If you’re overwhelmed by credit card debt, you might be trying to figure out the best way to whittle down what you owe to a more reasonable amount or get to a zero balance.
Two methods to consider are credit card refinancing and debt consolidation. Both strategies can help make repayment of your credit card debt more manageable and even save you money on interest by locking in a lower rate.
But you’ll need to pay off a new credit card or debt consolidation loan in a timely manner, while not running up new charges, or you could wind up with more debt than you started with.
To qualify for either credit card refinancing or debt consolidation, you’ll typically need to have a good credit score.
The key is to look at the pros and cons of each option and determine which choice is best for you.
What is credit card refinancing?
Credit card refinancing involves taking advantage of a low interest rate balance transfer offer. You transfer balances from one or more credit cards to a single card that carries a lower interest rate.
Generally, you’re looking for a credit card that charges an introductory rate of 0 percent APR on balances you transfer for a set period of time, such as 12 or 18 months.
The average credit card interest rate is almost 17.4 percent APR, according to Bankrate data, so paying no interest for a year on the credit card balance you transferred can result in big savings.
You’ll typically have to pay a balance transfer fee if you want to refinance credit card debt. The fees are usually 3 to 5 percent of the amount transferred, so you’ll need to add that into your calculations. If you’re transferring $5,000 with a 3 percent balance transfer fee, that means you’ll be paying an extra $150.
You also need to look for a balance transfer credit card that doesn’t come with an annual fee. Otherwise you’ll be paying even more money in extra fees.
Your credit history and credit score will impact the interest rate you pay on the balance transfer card once the introductory 0 percent APR period ends.
Use Bankrate’s credit card balance transfer calculator to see how much you could save with a balance transfer.
While a balance transfer can be a great way to refinance credit card debt, you need to be sure to pay off the entire amount you transferred before the introductory period ends. Otherwise, you’ll wind up paying steep interest charges, which could top 25 percent APR.
A good repayment strategy is to divide the amount you owe on the new balance transfer card by the number of months you are charged zero interest. For example, if your new balance is $5,000 and you have 18 months at 0 percent, make a payment of about $278 each month and you’ll be paid in full by the time the introductory rate ends.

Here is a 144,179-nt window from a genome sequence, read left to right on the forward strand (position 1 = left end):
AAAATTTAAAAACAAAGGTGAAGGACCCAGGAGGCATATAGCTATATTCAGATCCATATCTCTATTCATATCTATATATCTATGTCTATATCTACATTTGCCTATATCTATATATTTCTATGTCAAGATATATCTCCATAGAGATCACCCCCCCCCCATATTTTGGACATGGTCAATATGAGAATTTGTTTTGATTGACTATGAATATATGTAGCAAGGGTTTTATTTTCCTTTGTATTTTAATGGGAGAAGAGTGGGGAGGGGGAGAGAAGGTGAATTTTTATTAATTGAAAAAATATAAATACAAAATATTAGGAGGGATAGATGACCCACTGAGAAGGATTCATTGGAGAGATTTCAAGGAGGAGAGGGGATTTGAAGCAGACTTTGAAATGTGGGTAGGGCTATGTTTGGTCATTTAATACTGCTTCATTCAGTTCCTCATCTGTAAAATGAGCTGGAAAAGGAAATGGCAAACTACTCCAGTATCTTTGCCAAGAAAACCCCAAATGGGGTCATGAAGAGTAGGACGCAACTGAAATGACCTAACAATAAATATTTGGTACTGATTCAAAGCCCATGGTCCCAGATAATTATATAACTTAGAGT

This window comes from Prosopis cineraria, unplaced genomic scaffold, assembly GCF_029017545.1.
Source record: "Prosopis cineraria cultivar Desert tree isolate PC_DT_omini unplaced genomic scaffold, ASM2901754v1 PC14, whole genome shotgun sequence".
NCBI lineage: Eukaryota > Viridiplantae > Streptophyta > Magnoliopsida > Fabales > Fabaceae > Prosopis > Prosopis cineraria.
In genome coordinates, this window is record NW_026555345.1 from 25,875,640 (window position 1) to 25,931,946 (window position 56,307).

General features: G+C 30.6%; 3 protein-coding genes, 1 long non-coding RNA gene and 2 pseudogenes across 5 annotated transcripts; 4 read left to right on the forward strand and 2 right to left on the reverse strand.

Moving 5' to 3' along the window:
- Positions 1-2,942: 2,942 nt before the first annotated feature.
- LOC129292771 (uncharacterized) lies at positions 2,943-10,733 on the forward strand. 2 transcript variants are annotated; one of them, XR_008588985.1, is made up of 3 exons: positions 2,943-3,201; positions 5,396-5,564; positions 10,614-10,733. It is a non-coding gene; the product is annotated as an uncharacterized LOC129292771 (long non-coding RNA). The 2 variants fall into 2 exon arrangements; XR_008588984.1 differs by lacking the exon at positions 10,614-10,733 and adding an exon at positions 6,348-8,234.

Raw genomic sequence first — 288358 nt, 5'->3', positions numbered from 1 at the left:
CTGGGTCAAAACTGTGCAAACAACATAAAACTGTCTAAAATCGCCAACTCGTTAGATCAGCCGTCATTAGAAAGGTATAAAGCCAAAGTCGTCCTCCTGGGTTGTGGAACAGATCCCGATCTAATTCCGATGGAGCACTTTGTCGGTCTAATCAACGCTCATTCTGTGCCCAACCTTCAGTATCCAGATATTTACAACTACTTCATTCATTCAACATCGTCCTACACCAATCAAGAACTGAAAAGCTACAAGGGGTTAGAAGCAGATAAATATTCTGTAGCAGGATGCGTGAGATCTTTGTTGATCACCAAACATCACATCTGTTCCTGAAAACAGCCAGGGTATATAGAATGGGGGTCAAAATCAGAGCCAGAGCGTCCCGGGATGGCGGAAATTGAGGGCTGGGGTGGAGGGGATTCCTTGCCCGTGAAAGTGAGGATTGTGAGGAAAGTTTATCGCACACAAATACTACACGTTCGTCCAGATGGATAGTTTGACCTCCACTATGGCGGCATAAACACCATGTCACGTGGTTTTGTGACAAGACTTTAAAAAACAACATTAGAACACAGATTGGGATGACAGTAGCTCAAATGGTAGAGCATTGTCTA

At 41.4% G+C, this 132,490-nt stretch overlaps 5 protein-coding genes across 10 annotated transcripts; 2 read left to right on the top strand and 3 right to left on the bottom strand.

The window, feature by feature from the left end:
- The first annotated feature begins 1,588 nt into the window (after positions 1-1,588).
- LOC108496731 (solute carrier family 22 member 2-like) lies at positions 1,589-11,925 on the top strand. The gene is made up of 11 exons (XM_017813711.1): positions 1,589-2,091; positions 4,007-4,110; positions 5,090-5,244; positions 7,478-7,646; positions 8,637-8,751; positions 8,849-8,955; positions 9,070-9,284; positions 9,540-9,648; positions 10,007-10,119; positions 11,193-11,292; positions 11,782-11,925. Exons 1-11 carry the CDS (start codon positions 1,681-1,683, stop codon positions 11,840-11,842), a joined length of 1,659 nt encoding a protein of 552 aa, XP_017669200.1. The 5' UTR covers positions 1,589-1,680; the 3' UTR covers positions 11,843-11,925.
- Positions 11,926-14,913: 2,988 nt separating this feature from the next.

You also need to be sure not to incur other charges on the new credit card, or you could be facing even more debt.
What is debt consolidation?
Debt consolidation is when you transfer your credit card debt or other types of debt into a single loan, usually one that comes with a lower interest rate than what you’re paying on your original debts.
You can get an unsecured personal loan from a bank, credit union or online lender, and you don’t need to put up any collateral, such as your home or car. You can typically use funds from a personal loan for many purposes, including debt consolidation. The length of the loan can vary from lender to lender, but they typically range from 12 months to five years.
The average interest rate for a 24-month personal loan was 10.21 percent as of November 2019, according to Federal Reserve data. The actual interest rate offered to you can vary based on the length of the loan or the amount borrowed, as well as your credit score and credit history.
Typically, there are no additional fees for the loan, and you’ll probably be paying the loan back for several years.
With a debt consolidation loan, you’ll pay back a set amount each month for a certain period of time. You’ll pay interest for the entire length of the loan.
Credit card refinancing vs. debt consolidation
With credit card refinancing, you’ll have more control over the amount you pay back each month, but you’ll need to make at least the minimum monthly payment during the introductory 0 percent APR period.
And you’ll need to pay off the entire amount transferred before the introductory period ends to avoid steep interest charges on the remainder of the balance.
You will also usually pay a balance transfer fee between 3 and 5 percent of the balance transferred, adding to your costs.
If you use a personal loan for debt consolidation, you’ll have to pay interest throughout the life of the loan. The current rate is about 10 percent APR, but you can find loans with much lower APRs if you have great credit. There usually aren’t other fees for the loan.
You’ll need to pay a certain amount each month, so make sure to have enough room in your budget to cover that payment.
With either option, try not to run up new balances on your credit cards, or else you’ll be facing even more debt.
When you weigh credit card refinancing vs. debt consolidation, you’ll have to determine which option will save you the most money and is the best fit your budget.
While refinancing a credit card will mean you’ll pay no interest on the balances transferred for a set amount of time, such as 12 months, not paying the loan off during that introductory period can be very costly once higher interest rates kick in.
With a debt consolidation loan, you’ll pay interest over the life of the loan, but don’t have to worry about having the rate change at some point.
Whichever you choose, you should also focus on changing your spending patterns so you aren’t repeatedly transferring balances from credit card to credit card, or repeatedly taking out personal loans, while running up more debt.